There’s a smell in the air that signals fire season in Los Angeles. The Santa Ana winds move in and people get antsy, like we all fear the bone dry hills are going to ignite at any moment. In 2007, a firestorm fueled by winds and parched chaparral tore through Malibu not once, but twice. Many homes were lost and the 60 year old First Presbyterian Church also was destroyed. I visited the area recently for a story on the fifth anniversary after the blaze and a new church is under construction . But I also attended services on the first Sunday after the original burned, and what was said among worshipers was touching. The photo above is from the LA Times. The one below is by Andy Holzman, Daily News. From my story (Daily News, Oct. 2007):
MALIBU – On the first Sunday after their church burned down, the people gathered and stood side-by-side, lifted their eyes toward the heavens and gave thanks.
The Santa Anas, known by their nickname in the West as the “devil winds,” had swooped down upon them last week, brought fire and smoke and clouded the skies with ash that reddened the sun. Despite the blaze that left Malibu Presbyterian Church in a heap of charred wood and exposed pipe, the people chose to rejoice in their faith in God and community.
“Last week, we lost a building, but we did not lose our church,” said the Rev. Greg Hughes, the church pastor.
Dressed in casual slacks and shirt, Hughes found himself in an unexpected venue, under spotlights and a professional sound system as he stood on the stage of the 500-seat Malibu Performing Arts Center where Sunday services took place, his shoes still caked in ash.
“Thanks for proving me right,” he said to the standing-room-only crowd of families and Pepperdine University students.
By now, the story of how the 60-year-old church burned down has become part of local history. Long after a new church is rebuilt, generations will repeat how the flames bore down on Malibu on a day when wildfires seemed to erupt from every corner of Los Angeles County. They will remember how the blaze began within the church spire and ate its way down into the sanctuary. They will be thankful that no one was hurt.
Only a cross that had sat atop the spire and some plastic playground equipment from the nursery school survived.
“What a difference a week makes,” Hughes said.
“Last week, we had a church. This week, we are like the Israelites wandering through the desert.”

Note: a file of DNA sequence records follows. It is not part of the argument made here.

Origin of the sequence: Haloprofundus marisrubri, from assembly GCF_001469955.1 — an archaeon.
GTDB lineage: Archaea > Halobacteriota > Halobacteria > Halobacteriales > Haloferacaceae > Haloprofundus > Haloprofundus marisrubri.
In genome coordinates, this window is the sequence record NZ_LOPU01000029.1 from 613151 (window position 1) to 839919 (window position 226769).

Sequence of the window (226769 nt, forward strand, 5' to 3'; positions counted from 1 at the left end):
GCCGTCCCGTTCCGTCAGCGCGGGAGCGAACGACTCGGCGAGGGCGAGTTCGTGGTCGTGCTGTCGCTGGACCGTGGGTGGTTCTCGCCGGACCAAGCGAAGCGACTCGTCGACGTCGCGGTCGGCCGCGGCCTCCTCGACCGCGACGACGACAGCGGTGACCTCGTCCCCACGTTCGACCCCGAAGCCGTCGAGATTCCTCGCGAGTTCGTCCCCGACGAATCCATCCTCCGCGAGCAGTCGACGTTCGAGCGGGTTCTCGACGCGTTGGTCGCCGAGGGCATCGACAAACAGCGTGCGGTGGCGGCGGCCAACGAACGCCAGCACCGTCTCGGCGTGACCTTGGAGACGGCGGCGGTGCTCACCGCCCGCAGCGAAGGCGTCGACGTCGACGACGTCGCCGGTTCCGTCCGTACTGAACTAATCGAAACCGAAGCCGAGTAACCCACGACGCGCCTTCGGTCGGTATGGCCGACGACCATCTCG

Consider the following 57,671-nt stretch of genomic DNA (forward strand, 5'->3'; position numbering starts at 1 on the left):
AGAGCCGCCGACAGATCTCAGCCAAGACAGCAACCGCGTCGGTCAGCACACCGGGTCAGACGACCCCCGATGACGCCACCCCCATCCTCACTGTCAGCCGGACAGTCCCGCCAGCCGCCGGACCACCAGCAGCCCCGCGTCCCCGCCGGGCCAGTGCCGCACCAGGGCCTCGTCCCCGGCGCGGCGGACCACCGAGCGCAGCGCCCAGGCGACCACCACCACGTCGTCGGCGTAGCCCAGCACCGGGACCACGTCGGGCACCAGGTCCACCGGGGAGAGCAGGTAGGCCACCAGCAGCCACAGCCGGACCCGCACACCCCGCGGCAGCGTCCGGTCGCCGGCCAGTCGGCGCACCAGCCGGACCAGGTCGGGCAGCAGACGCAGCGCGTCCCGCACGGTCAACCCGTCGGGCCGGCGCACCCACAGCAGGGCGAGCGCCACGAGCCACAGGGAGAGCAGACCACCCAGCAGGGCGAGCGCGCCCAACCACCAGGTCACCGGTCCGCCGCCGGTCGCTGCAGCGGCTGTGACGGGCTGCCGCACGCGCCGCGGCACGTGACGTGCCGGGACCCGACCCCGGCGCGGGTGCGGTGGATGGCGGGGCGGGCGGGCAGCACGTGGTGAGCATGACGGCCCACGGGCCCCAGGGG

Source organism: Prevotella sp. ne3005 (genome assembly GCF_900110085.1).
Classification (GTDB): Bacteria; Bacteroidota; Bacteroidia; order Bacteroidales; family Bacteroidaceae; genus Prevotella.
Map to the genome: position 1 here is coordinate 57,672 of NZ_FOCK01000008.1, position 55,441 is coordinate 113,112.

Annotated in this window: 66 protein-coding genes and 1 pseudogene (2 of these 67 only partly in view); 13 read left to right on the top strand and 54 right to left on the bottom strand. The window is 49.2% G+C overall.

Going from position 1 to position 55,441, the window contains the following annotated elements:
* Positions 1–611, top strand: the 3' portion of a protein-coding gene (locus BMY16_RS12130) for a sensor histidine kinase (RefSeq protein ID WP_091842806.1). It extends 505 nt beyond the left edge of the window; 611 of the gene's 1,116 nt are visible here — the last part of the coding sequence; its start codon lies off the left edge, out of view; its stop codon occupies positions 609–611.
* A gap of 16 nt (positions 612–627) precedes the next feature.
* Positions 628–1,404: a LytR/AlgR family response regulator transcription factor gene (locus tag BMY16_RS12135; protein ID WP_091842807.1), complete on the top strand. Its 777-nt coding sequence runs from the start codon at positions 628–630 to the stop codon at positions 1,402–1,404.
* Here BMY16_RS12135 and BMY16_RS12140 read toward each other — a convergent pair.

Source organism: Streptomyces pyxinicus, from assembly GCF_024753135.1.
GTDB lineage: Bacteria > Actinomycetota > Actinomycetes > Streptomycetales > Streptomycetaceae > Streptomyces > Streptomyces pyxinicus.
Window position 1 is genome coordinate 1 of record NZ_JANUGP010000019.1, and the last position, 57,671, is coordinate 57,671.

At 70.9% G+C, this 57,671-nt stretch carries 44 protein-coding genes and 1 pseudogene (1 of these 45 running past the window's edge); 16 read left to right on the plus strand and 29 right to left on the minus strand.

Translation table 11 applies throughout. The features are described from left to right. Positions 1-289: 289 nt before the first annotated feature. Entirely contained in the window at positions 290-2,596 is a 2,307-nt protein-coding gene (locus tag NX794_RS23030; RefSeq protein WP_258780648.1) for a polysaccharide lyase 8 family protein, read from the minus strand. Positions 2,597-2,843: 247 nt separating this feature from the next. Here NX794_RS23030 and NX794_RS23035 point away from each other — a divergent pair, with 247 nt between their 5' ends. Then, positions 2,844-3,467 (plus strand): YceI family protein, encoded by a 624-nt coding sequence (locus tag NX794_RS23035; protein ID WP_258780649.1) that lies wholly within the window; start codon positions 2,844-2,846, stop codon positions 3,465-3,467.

For some, the loss of the church brought grief, as if a loved one had died.
Some stood up to recount the smiles and laughter that came with baptisms and weddings. They remembered the tears they shed at funerals, or just the quiet moments as they sat inside the church sanctuary to seek solace.
“I’m upset about this,” said Mike Rupp, a former Montreal Expos baseball player who stood to read a letter he had written about the 20 years he has attended the church.
“This church was a symbol of happiness and tears,” he said. “This building was my home. My safe haven. My refuge.”
In the days after the fire, Hughes said he had been asked repeatedly, “Why would God allow our church to be burned down?”
Through passages from the book of John, Hughes told the story of Lazarus, whom Jesus brought back from the dead, a metaphor for what was to come.
“God allowed the suffering to take place so that something great could rise from the ashes,” Hughes said.
After the service, members of the congregation milled around the lobby to read letters posted along the staircase from well-wishers from places where faith also had been tested: New Orleans, Oklahoma City, New York.
Some revisited the site of their church, just off Malibu Canyon Road, to touch the ash and to spread it on their skin as a way to remember.
And others said that while they were saddened by the loss of their church, they were relieved there were no injuries. Some even saw the church burning down as a miracle.
“A church is so replaceable because it’s the people that make a church,” said Collin Wedel, a 21-year-old senior from nearby Pepperdine University, who attended services at Malibu Presbyterian since he began attending the college four years ago.
“Of all the things that could have burned down, in a way I’m glad it was the church because the church bore the brunt of the fires, to help save the rest of the community,” he said.